Rio Tinto launches review into destruction of sacred Aboriginal caves

Miner apologises for blasts at Western Australian site of huge archeological value

Protesters outside the Rio Tinto office in Perth, Australia on June 9th. The board-led review will seek input from employees and the local Puutu Kunti Kurrama and Pinikura people. Photograph:  Richard Wainwright/EPA

Protesters outside the Rio Tinto office in Perth, Australia on June 9th. The board-led review will seek input from employees and the local Puutu Kunti Kurrama and Pinikura people. Photograph: Richard Wainwright/EPA

 

Rio Tinto on Friday launched a board-led review into how the miner destroyed two ancient and sacred Aboriginal caves in Western Australia, stepping up its response to the blasts after weeks of public criticism and shareholder dismay.

In his first comments since the caves were destroyed in late May, Rio Tinto chairman Simon Thompson apologised to present-day traditional owners of the land and pledged to make public the review’s findings, due in October.

With state government approval, the world’s biggest iron ore miner destroyed two caves at Juukan Gorge, one of which had contained evidence of continual human habitation stretching back 46,000 years, as part of a mine expansion.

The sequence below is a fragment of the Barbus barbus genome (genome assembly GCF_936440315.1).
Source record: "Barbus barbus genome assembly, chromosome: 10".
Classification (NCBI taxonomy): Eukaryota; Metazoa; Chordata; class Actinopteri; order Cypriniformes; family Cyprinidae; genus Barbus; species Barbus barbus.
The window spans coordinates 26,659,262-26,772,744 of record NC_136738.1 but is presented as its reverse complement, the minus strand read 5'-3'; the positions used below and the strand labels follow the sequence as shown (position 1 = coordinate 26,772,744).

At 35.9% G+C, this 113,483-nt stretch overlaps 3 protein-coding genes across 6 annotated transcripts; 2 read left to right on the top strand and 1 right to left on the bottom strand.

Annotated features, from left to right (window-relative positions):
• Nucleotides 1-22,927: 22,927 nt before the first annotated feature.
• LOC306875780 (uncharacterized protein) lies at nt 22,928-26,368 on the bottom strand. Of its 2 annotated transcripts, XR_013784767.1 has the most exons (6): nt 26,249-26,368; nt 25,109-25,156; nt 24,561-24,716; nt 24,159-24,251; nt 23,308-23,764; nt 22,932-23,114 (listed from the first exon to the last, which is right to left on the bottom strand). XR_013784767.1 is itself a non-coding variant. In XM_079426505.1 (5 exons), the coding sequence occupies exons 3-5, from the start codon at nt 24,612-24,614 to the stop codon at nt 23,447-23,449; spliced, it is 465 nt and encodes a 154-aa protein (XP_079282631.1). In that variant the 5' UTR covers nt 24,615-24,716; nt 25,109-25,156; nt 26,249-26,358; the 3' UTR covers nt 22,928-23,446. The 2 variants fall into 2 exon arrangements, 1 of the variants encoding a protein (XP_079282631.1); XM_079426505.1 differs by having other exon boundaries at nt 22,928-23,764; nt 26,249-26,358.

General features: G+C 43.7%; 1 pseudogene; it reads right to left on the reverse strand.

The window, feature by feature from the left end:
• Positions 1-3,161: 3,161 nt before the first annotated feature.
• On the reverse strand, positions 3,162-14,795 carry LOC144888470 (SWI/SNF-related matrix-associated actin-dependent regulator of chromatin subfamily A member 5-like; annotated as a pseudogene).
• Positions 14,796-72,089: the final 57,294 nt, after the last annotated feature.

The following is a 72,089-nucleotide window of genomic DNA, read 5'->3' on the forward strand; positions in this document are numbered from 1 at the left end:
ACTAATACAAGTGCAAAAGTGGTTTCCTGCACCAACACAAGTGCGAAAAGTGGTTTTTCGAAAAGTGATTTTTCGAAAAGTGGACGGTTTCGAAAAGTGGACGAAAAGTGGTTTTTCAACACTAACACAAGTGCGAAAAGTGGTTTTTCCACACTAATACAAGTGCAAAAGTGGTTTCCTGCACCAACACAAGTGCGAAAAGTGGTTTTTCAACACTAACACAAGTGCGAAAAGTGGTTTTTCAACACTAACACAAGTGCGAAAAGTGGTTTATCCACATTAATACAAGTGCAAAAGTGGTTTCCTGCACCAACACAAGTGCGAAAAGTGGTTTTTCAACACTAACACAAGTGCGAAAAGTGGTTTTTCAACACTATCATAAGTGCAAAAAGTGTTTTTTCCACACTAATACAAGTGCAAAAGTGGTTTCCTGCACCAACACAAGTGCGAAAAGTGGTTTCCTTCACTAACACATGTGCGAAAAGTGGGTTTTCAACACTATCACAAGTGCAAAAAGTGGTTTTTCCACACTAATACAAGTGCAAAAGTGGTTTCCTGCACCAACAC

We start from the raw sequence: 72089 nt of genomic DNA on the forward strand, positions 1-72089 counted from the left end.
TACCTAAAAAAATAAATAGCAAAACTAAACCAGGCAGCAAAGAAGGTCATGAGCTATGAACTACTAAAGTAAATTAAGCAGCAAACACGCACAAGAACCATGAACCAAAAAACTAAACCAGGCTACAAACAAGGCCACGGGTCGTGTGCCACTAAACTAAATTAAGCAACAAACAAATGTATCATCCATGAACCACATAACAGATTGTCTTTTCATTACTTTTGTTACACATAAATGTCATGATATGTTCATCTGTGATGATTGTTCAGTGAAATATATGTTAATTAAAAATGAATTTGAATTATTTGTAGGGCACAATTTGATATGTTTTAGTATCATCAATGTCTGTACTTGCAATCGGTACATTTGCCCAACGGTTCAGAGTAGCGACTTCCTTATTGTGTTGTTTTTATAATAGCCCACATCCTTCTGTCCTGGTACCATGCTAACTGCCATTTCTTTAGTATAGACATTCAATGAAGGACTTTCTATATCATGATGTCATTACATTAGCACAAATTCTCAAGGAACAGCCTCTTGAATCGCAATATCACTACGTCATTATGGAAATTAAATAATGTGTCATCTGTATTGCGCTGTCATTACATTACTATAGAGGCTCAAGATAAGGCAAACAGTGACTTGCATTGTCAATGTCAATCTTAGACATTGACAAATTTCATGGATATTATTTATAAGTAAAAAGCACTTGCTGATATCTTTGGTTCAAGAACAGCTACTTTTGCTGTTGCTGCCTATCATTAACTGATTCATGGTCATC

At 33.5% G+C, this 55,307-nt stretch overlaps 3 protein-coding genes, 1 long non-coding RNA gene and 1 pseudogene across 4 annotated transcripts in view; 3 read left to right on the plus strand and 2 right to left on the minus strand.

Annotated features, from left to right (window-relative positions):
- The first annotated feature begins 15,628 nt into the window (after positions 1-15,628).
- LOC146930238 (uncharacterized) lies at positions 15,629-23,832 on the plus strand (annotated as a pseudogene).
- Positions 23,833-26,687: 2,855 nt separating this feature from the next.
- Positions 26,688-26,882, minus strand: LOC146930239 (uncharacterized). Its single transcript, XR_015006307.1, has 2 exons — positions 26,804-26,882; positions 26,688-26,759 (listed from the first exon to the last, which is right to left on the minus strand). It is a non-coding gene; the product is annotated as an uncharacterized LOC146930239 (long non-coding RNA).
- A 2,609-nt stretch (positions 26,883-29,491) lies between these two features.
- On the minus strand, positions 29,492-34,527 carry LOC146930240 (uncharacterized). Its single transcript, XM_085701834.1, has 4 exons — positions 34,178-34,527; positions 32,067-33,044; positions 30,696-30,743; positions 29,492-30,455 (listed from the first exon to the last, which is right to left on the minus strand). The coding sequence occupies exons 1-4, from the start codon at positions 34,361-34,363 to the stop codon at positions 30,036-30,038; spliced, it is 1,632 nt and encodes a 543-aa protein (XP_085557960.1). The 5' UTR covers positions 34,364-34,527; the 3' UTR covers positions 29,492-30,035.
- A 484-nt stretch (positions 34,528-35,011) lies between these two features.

Rio’s initial response came from its head of iron ore, Chris Salisbury, who characterised the incident as the result of a communication error and apologised for the distress that it had caused landowners, but not for the caves’ destruction.

“The decision to conduct a board-led review of events at Juukan Gorge reflects our determination to learn lessons from what happened and to make any necessary improvements to our heritage processes and governance,” Thompson said on Friday.

The review will be conducted by Michael L’Estrange, an independent non-executive director of Rio Tinto, and will seek input from employees and the local Puutu Kunti Kurrama and Pinikura people (PKKP).

Investors said Rio Tinto appeared to have initially underestimated the gravity of the destruction of the caves, which archaeologists said were of immense value due an unbroken link in human habitation since before the last ice age.

– Reuters